Unholy Crusade against the desktop?

Is Dedoimedo correct? Is Gutenberg an indication of a change of thinking that will lead to the downfall of WordPress? Perhaps.

Gutenberg will be the end of WordPress by Dedoimedo (Dedoimedo)

Ever since mobile (touch) became the prevalent consumer platform, there’s been a lot of focus on developing mobile solutions. This is fine. Except these mobile solutions are also pushed onto the desktop, where they utterly fail. Touch software does not work on the desktop. It just does not.

Moreover, there’s a bigger problem here. While most of the content is consumed on the mobile, most of the content is created on the desktop. It makes sense. The desktop is an infinitely superior platform for writing and image processing. The full keyboard + mouse combo and the multi-application usability beat all and any touch solution.

I do not consider social media “updates” content. I consider content to be meaningful articles that provide new and unique information, of which there is less and less every day. I am extremely confident than the vast majority of actually valuable articles and posts are made using the classic desktop formula. Just imagine writing 500 words on a keyboard versus touch.

WordPress Gutenberg seems to fall into the touch category. It is a product that seems optimized for mobile, but it has no place on the desktop. And if you wonder whether this is a good idea, just remember Windows 8. So much effort, money, intellect, work, and marketing was invested in promoting Windows 8 as the new and radical user interface. Desktop was going to be become “just an app” on the Start Screen. This design introduced the same problem like Gutenberg – 2x as many mouse clicks as before.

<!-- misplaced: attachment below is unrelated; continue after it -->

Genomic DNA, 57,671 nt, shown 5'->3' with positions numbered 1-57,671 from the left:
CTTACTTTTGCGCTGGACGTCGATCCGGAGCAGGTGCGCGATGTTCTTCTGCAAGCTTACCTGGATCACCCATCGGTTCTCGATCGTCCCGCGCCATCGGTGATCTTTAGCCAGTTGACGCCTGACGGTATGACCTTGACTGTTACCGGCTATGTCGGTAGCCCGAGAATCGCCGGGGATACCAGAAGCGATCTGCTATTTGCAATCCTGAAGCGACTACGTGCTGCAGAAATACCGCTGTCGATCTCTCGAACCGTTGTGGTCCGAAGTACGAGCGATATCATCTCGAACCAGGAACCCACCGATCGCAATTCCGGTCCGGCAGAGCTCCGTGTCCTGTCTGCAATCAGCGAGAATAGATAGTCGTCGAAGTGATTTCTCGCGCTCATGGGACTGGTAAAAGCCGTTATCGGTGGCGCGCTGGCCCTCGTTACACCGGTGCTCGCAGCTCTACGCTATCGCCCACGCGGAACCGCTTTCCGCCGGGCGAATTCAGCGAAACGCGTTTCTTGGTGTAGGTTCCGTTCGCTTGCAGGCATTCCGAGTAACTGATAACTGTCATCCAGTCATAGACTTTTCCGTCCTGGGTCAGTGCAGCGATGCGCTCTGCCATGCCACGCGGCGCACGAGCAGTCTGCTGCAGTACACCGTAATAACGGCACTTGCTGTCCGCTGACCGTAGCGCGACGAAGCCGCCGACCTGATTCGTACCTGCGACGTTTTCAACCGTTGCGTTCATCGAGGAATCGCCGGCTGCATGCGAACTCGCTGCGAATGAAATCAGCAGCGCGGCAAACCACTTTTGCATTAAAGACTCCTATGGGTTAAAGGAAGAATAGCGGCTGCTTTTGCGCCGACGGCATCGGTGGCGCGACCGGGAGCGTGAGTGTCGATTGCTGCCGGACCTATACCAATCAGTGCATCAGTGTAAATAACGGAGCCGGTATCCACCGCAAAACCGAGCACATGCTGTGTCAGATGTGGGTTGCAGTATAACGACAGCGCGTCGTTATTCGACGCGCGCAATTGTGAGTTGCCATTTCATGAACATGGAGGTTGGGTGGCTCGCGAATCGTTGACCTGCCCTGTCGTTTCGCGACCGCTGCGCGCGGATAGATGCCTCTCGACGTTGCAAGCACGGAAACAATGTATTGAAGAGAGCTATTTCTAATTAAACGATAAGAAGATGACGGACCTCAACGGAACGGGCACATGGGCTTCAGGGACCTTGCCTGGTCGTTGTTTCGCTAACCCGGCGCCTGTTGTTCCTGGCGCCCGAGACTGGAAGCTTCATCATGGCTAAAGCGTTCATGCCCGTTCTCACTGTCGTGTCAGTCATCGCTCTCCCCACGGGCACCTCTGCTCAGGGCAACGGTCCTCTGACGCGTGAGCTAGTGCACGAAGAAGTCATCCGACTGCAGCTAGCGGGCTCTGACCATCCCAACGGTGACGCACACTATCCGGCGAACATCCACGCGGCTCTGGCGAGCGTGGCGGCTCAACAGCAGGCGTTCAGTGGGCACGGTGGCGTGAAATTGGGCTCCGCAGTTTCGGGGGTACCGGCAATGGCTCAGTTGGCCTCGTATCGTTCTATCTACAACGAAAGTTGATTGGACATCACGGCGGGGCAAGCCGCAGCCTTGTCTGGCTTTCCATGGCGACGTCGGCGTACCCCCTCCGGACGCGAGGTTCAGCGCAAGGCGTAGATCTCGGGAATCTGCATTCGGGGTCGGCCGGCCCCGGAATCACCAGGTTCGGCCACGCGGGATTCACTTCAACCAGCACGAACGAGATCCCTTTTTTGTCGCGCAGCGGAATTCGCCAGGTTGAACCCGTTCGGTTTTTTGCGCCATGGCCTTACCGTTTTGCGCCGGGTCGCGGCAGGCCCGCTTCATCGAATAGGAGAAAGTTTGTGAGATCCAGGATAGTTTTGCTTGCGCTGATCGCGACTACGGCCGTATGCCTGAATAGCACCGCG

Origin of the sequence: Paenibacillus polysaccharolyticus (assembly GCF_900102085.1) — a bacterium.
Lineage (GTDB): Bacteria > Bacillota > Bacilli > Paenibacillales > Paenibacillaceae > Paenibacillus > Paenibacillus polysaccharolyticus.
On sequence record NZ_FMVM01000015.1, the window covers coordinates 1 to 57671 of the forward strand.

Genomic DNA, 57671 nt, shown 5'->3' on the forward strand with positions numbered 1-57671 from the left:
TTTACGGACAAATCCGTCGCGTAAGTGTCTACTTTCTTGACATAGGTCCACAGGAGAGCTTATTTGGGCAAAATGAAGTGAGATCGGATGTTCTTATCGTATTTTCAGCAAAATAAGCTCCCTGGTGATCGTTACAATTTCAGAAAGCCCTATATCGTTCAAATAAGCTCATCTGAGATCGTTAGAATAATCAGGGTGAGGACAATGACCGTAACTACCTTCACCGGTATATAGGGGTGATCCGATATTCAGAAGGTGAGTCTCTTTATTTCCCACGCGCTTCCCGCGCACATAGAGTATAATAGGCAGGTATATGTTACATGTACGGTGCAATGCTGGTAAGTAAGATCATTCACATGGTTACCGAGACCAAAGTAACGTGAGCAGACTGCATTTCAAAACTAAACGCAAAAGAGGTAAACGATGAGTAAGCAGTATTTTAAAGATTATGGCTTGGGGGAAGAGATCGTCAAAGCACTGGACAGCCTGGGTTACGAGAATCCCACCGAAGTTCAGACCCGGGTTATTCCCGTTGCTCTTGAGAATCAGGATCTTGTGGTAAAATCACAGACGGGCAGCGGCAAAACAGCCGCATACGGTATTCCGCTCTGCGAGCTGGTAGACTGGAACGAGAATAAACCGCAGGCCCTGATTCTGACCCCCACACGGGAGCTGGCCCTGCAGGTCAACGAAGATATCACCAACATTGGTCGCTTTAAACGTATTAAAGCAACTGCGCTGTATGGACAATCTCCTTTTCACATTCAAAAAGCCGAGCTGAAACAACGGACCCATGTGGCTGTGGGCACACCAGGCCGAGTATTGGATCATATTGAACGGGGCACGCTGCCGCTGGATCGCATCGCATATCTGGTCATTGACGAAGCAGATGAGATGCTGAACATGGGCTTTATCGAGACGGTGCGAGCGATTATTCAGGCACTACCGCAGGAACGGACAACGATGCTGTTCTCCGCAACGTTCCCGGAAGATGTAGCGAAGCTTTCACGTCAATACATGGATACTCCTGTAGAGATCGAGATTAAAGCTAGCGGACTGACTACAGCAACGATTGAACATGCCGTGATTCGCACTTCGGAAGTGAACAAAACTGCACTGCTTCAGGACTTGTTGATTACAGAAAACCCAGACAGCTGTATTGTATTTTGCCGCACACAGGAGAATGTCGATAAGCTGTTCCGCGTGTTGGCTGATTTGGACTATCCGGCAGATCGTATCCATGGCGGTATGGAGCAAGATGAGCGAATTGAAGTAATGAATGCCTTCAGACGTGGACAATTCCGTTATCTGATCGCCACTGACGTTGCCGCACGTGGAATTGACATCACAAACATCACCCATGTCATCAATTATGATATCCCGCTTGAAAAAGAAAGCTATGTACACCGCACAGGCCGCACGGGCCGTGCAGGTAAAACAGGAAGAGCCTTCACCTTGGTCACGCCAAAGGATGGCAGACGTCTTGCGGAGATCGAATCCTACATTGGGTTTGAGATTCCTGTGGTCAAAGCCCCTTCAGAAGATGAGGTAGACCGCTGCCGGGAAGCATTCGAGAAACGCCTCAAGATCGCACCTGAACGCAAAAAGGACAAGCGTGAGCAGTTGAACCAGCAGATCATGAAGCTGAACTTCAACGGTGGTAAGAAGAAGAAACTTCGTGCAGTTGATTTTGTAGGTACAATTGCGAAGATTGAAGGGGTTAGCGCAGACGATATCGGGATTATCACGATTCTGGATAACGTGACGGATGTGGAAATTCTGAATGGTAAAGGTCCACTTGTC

Fast forward a couple of years, Windows 8 is a sour memory. Everyone wants to pretend that it never happened. Windows 10 brought back the classic menu layout, because there is ancient, proven logic to that arrangement. It is not luck or coincidence or hype or trend. It’s human natural evolution. It’s thermodynamics.

You cannot fight against the natural order of things. I’ve explained this in my Windows Blue conspiracy article. Touch can NEVER replace the desktop because it is a less optimized form of content creation. It is a one-dimensional medium whereas keyboard+mouse (and the separate screen) is a two-dimensional medium. Writing on a keyboard is faster than touch. Desktop screens allow for a large number of items to be displayed due to the use of a high-precision pointer, minimizing hierarchy depth, and increasing situational awareness and overall work efficiency. These are given. Fighting against them leads to a sub-optimal product.

Is Dedoimedo correct? Is Gutenberg an indication of a change of thinking that will lead to the downfall of WordPress? Perhaps.

Author: Khürt Williams

a human, an application security architect, avid photographer, nature lover, and formula 1 fan who drinks beer.

6 thoughts on “Unholy Crusade against the desktop?”